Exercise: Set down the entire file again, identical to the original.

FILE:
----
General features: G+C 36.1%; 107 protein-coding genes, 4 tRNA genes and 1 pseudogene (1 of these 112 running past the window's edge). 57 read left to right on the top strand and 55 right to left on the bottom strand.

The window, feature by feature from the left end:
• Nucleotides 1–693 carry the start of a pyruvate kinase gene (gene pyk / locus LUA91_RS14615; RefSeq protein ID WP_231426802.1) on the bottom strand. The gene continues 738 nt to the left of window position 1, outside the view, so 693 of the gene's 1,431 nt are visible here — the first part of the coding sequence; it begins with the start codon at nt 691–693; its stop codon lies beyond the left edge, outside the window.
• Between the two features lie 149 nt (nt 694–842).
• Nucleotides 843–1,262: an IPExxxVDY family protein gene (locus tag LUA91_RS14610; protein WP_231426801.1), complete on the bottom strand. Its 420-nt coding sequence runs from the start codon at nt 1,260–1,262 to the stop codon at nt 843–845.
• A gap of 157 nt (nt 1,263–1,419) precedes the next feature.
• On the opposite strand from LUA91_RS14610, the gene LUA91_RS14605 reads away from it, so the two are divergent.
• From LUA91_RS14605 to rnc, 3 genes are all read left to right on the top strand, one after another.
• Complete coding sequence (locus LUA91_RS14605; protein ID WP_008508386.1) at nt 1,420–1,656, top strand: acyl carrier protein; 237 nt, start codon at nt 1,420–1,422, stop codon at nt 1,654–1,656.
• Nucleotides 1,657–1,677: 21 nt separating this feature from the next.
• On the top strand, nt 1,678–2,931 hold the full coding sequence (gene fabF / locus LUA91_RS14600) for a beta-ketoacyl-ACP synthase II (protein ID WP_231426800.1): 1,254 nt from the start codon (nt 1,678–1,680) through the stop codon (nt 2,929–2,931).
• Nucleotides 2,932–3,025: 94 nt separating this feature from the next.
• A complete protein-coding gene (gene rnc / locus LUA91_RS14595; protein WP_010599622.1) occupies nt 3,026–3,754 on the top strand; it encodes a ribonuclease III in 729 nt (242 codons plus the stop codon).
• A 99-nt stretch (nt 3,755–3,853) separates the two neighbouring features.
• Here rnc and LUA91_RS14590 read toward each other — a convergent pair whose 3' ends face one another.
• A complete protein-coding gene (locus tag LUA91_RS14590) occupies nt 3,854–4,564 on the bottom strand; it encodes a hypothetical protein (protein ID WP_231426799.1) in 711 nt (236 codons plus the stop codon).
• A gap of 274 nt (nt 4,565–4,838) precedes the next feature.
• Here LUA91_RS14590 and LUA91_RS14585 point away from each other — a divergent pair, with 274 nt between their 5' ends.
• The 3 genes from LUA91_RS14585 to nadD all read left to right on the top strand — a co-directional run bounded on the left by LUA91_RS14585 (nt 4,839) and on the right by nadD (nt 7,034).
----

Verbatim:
General features: G+C 36.1%; 107 protein-coding genes, 4 tRNA genes and 1 pseudogene (1 of these 112 running past the window's edge). 57 read left to right on the top strand and 55 right to left on the bottom strand.

The window, feature by feature from the left end:
• Nucleotides 1–693 carry the start of a pyruvate kinase gene (gene pyk / locus LUA91_RS14615; RefSeq protein ID WP_231426802.1) on the bottom strand. The gene continues 738 nt to the left of window position 1, outside the view, so 693 of the gene's 1,431 nt are visible here — the first part of the coding sequence; it begins with the start codon at nt 691–693; its stop codon lies beyond the left edge, outside the window.
• Between the two features lie 149 nt (nt 694–842).
• Nucleotides 843–1,262: an IPExxxVDY family protein gene (locus tag LUA91_RS14610; protein WP_231426801.1), complete on the bottom strand. Its 420-nt coding sequence runs from the start codon at nt 1,260–1,262 to the stop codon at nt 843–845.
• A gap of 157 nt (nt 1,263–1,419) precedes the next feature.
• On the opposite strand from LUA91_RS14610, the gene LUA91_RS14605 reads away from it, so the two are divergent.
• From LUA91_RS14605 to rnc, 3 genes are all read left to right on the top strand, one after another.
• Complete coding sequence (locus LUA91_RS14605; protein ID WP_008508386.1) at nt 1,420–1,656, top strand: acyl carrier protein; 237 nt, start codon at nt 1,420–1,422, stop codon at nt 1,654–1,656.
• Nucleotides 1,657–1,677: 21 nt separating this feature from the next.
• On the top strand, nt 1,678–2,931 hold the full coding sequence (gene fabF / locus LUA91_RS14600) for a beta-ketoacyl-ACP synthase II (protein ID WP_231426800.1): 1,254 nt from the start codon (nt 1,678–1,680) through the stop codon (nt 2,929–2,931).
• Nucleotides 2,932–3,025: 94 nt separating this feature from the next.
• A complete protein-coding gene (gene rnc / locus LUA91_RS14595; protein WP_010599622.1) occupies nt 3,026–3,754 on the top strand; it encodes a ribonuclease III in 729 nt (242 codons plus the stop codon).
• A 99-nt stretch (nt 3,755–3,853) separates the two neighbouring features.
• Here rnc and LUA91_RS14590 read toward each other — a convergent pair whose 3' ends face one another.
• A complete protein-coding gene (locus tag LUA91_RS14590) occupies nt 3,854–4,564 on the bottom strand; it encodes a hypothetical protein (protein ID WP_231426799.1) in 711 nt (236 codons plus the stop codon).
• A gap of 274 nt (nt 4,565–4,838) precedes the next feature.
• Here LUA91_RS14590 and LUA91_RS14585 point away from each other — a divergent pair, with 274 nt between their 5' ends.
• The 3 genes from LUA91_RS14585 to nadD all read left to right on the top strand — a co-directional run bounded on the left by LUA91_RS14585 (nt 4,839) and on the right by nadD (nt 7,034).